• This in turn means for simpler more robust application development. However the application must be tenant aware and capable of switching tenants reliably.
  • Schema & table corruption affects only a single tenant
  • Ad-hoc queries are automatically scoped to a single tenant.
  • Granular backups can be taken and restored with ease & in parallel.
  • Tenants can be migrated to and from different environments easily.
  • Instrumentation is available on a per schema basis allowing the attribution of load and bottlenecks to specific tenant generated load.
  • Single database service account to manage per application.
  • Single database instance to tune and maintain.
Cons
  • As a single database service is serving all tenants, performance is subject to noisy neighbors similar to the DISCRIMINATOR strategy. However it is trivial to move problem customers onto dedicated databases should the need arise.
  • If your database goes down, all your customers go down, again necessitating a good failover strategy.
  • Tooling needs to be built to handle schema updates, backups and restores of the tenant schemas with an environment.
  • Reporting across tenants requires additional tooling.
  • De-normalization of common reference tables may be necessary or a 'common/admin' schema employed and shared by all tenants. This in itself can assist in some of the maintenance tooling mentioned.

Database Strategy

The database strategy takes the SCHEMA strategy one step further whereby each tenant has a separate schema instance on a separate database.
Pros
  • Tenant data is robustly isolated from other tenant data
  • This in turn means for simpler more robust application development.
  • Schema & table corruption affects only a single tenant
  • Granular backups can be taken and restored with ease & in parallel.
  • Tenants can be migrated to and from environments easily.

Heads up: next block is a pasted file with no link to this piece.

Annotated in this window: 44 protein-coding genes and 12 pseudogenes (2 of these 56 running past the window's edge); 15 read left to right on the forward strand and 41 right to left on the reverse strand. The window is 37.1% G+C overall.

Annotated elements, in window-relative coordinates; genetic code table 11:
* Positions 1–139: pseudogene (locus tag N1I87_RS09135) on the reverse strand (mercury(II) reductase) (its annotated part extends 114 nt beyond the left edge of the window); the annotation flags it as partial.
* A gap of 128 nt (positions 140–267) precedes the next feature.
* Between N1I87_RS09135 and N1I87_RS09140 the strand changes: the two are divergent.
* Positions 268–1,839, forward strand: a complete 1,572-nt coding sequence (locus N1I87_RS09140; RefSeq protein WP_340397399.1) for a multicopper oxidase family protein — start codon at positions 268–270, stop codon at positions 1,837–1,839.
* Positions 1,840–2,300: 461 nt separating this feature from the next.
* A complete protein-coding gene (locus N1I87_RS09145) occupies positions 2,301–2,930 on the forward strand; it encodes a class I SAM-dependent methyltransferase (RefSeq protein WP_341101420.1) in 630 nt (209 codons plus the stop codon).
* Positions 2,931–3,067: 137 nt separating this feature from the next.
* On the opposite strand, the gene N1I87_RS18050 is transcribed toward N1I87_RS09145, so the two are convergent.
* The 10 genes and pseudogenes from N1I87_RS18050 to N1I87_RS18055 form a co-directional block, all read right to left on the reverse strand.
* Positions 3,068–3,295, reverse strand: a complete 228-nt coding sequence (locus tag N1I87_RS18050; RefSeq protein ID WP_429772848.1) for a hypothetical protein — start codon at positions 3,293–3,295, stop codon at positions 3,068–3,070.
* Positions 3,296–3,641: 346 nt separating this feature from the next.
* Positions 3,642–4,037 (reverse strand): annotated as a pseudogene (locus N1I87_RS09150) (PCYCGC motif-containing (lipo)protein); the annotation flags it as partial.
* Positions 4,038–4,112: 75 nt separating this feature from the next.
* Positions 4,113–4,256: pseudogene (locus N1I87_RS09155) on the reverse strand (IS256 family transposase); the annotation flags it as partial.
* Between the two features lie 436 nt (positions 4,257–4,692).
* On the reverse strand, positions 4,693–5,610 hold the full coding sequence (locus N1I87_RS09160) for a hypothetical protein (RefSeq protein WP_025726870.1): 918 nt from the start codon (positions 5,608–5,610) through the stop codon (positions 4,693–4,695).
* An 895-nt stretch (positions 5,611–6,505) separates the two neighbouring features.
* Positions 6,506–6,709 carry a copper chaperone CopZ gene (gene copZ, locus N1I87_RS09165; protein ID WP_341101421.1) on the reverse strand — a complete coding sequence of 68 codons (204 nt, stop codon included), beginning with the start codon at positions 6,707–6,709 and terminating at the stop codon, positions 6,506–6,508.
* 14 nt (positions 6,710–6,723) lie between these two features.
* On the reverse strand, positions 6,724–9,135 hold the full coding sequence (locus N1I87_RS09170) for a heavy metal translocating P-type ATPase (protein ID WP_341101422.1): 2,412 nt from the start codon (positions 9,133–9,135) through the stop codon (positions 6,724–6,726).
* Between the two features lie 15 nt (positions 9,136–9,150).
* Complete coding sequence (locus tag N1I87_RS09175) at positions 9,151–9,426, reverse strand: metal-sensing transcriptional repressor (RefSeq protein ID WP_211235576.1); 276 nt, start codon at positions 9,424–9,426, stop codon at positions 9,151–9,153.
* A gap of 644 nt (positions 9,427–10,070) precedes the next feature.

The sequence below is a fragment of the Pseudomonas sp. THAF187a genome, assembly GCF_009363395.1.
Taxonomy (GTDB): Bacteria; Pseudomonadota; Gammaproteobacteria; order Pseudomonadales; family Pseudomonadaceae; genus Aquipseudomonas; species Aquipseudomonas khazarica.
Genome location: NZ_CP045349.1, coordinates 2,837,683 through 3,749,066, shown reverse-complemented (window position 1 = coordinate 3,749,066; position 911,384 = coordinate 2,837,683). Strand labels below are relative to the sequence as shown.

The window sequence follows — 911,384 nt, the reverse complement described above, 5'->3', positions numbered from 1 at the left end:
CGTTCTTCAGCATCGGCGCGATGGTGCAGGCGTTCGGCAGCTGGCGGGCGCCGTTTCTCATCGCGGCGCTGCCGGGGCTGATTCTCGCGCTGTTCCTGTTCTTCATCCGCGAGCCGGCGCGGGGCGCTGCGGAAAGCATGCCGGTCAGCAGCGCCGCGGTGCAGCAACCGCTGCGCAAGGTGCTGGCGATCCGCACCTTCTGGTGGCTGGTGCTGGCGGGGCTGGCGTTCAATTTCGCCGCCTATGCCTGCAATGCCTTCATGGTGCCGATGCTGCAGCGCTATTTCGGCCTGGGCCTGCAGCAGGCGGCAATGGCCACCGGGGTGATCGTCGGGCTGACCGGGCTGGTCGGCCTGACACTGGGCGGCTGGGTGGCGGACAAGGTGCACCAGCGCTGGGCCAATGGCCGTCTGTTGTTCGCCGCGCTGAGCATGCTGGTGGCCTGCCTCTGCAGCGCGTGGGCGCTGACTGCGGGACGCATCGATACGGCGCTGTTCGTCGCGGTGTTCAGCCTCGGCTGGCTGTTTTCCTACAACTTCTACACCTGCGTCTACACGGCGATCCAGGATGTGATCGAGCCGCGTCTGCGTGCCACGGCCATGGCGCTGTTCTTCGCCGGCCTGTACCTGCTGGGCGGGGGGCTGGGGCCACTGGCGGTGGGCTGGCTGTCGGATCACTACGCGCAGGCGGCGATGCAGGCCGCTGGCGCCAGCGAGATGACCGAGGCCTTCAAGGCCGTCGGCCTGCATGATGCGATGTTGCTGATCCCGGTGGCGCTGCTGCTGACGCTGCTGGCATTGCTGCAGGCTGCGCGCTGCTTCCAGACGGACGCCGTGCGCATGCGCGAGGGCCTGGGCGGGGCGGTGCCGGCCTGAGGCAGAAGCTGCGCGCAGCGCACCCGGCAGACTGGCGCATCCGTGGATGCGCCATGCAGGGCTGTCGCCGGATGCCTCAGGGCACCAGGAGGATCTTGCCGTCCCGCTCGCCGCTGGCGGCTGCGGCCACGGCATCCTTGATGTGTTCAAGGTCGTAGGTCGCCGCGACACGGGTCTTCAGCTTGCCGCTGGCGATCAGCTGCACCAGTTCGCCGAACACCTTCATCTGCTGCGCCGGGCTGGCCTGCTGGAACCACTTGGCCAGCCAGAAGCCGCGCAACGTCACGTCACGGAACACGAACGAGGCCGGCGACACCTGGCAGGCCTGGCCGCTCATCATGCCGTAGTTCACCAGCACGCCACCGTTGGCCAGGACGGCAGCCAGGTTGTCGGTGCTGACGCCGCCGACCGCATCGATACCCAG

• Instrumentation is available on a per schema basis allowing the attribution of load and bottlenecks to specific tenant generated load.
  • "Noisy neighbor" problems are eliminated at the database layer.
Cons
  • Multiple databases instances to tune and maintain.
  • Additional infrastructure cost of the multiple database instances.
  • A connection pool per tenant per application is now required (assuming the application layer is multi tenant) which may require additional tuning when considering the number of application instances you need to scale to and the overhead each connection incurs on your storage service.
  • Multiple database service accounts to manage per application.
  • This assumes that an application will switch between tenants and therefor need connection credentials to all databases making this strategy equal from a security standpoint to a single service account.
  • If a database goes down, only a single tenant is affected.
  • Tooling needs to be built to handle schema updates, backups and restores of the entire environment.
  • Reporting across tenants requires additional tooling.
  • This may be complicated by the multiple service accounts to connect with each database.

References 
1. http://stuartingram.com/2016/10/02/spring-boot-schema-based-multi-tenancy/